By Raffique Shah
November 20, 2011
THERE has always been a “disconnect” between what Governments (note plural) say and what they do. The People’s Partnership’s first major policy document since coming to office 18 months ago, the Medium-Term Policy Framework (MTPF), is a comprehensive statement on where Trinidad and Tobago is today, its strengths, weaknesses and potential, and where the Partnership Government wants to take it in three years.
The first pillar of the MTPF speaks of “People Centred Development (being) at the heart of Government’s development strategy, around which other Pillars coalesce.”
Later, discussing new directions for the economy, the document says: “We clearly lag behind in terms of the robustness of the economy, competitiveness, productivity and innovation.”
It notes, too, “In addition, there has been little or no attempt in the past to develop a comprehensive workforce development strategy. This has resulted in a capacity problem where 20 per cent of the workforce is classified as unskilled.”
Those who drafted the MTPF, like their predecessors who put together Patrick Manning’s “Vision 2020”, recognised some common problems we need to address before we can even think about achieving developed country status.
These include abysmally low productivity, across the board, from senior management to daily-paid workers. We also have a pathetically poor work ethic. And we can add to our woes an absence of civic-mindedness, and a propensity for wanton lawlessness.
One would assume that having recognised these core problems facing us as we strive to take a place among advanced societies, that we would use every opportunity to rectify our deficiencies. Criminals appeared to be about to seize control of our lives, so how did Government respond? It declared a State of Emergency, imposed a curfew, and locked up more than 6,000 persons in a three-month period. Not bad.
Today, however, in an about-face that reeks of political expediency, the same Government has allocated $300 million to employ people to clean and beautify their own backyards! What you and I see as our domestic and civic responsibilities—keeping our surroundings clean—others are being paid to do it.
Something is very wrong here. I have no problem with the State deciding to share some of the country’s wealth among the neediest in society. We who have jobs must recognise the plight of those who do not, or others, who, because of age or infirmity, cannot work. As a people, we have always extended the milk of human kindness to those in need.
But it is nonsense for the Prime Minister to “hoff” $300 million of taxpayers’ money and allocate it to people who would watch their close-to-free apartments deteriorate, then pick my pocket to pay them for cleaning their mess.
Many of us grew up in homes where, from the time we could use the latrines (more recently, toilets), our parents assigned us clean-up chores. Boys would sweep yards, feed and care for the fowls and goats. Girls would clean rooms, wash dishes, help around the homes.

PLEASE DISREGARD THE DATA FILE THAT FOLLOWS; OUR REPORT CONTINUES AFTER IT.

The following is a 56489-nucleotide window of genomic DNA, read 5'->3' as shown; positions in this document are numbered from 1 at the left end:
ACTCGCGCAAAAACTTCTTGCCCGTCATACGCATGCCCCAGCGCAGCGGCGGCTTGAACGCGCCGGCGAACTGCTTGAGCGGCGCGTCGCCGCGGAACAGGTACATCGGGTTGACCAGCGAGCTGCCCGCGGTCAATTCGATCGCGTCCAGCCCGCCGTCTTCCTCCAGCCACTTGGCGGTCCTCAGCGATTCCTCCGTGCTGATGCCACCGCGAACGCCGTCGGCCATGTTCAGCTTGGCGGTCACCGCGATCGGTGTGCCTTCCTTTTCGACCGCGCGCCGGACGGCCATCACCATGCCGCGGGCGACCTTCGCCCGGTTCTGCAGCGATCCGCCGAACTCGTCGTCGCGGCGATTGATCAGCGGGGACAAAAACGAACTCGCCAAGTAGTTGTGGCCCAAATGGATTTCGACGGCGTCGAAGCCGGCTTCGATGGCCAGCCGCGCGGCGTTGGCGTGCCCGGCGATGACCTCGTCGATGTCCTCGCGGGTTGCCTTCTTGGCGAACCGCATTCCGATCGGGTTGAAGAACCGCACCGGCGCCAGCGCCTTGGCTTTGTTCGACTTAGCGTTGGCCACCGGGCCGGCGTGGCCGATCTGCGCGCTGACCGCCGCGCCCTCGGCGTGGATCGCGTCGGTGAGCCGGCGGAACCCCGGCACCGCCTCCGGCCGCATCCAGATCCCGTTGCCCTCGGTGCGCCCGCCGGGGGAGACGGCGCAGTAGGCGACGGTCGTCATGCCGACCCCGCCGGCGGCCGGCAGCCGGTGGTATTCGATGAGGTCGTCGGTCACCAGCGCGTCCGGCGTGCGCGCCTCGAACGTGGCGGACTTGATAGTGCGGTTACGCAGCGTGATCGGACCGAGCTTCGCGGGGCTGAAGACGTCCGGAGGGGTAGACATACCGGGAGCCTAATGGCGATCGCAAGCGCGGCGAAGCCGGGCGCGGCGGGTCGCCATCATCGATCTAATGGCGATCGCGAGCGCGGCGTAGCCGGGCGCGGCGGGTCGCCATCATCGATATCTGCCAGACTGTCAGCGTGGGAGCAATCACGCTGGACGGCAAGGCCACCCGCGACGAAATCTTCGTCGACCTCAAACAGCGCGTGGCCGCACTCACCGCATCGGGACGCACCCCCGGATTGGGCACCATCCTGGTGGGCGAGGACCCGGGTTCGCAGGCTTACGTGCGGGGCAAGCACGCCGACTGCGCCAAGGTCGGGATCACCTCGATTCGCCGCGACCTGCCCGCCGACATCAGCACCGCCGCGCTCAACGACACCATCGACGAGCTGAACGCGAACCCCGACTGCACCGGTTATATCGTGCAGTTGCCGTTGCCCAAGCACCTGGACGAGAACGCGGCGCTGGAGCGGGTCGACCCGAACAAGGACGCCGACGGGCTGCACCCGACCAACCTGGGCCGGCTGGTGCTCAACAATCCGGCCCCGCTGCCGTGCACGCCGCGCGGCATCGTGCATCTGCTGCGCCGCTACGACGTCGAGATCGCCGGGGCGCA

Mark you, we would perform many of these tasks before going off to school in our one outfit with cheap “watchekongs” on our feet—boys and girls. Others we did after school hours. Our fathers, assisted by their boys, would keep the roadside drains and kerbs clean, using hoes, spades and cutlasses.
In communities, there were undeclared competitions among residents to see whose premises looked best. There was pride in keeping one’s surroundings clean. No one asked to be paid to perform what they saw as their civic duties.
This “Colour me Orange” is a shameful waste of taxpayers’ dollars that could have been applied towards boosting productivity in the country. Government could have broken free from similar programmes of the past by adopting innovative approaches to social mitigation.
Indeed, it would have been better if Government had identified the neediest cases across the country, not just in HDC housing blocks, and given those people grants. That way the programme would not have triggered the tensions we have seen thus far…or the threats of “bloodshed” that may yet turn orange into red.
But no; Government had to pander to the very communities it had declared “crime hot spots” months ago. Some of those I saw queuing up for “wuk” were bedecked in jewelry, and wore brand-name sneakers I will not buy because they are too expensive. I’m sure many also sport the newest smartphones that they feed daily with pre-paid cards. And most must have music wherever they go…iPods, iPads, whatever.
As some of my columnist-colleagues noted of this handouts programme, it’s a case of feeding the beast that will turn around and bite politicians and law-abiding citizens alike. This feeding-frenzy takes place even as many unfortunate souls across the country live in dire circumstances, in two-by-two shacks with no chance of ever seeing inside an HDC apartment.
The worst aspect of the programme is its negative impact on productivity and the work ethic, which, as I noted earlier, the Government has vowed to improve. This country has been saddled for decades with different incarnations of the non-productive, “lahaying” URP. Then Manning added CEPEP, which, conceptually, was better than the URP. That soon degenerated into contracts-for-the-financiers and party hacks, a more lucrative URP.
Now, the Government has taken another step backward with “agent orange”. This flies in the face of all the sound policies outlined in the MTPF. It has turned hope into despair. Worst of all, it sends a loud, clear message to young people who are seeking to map out their careers: crime pays.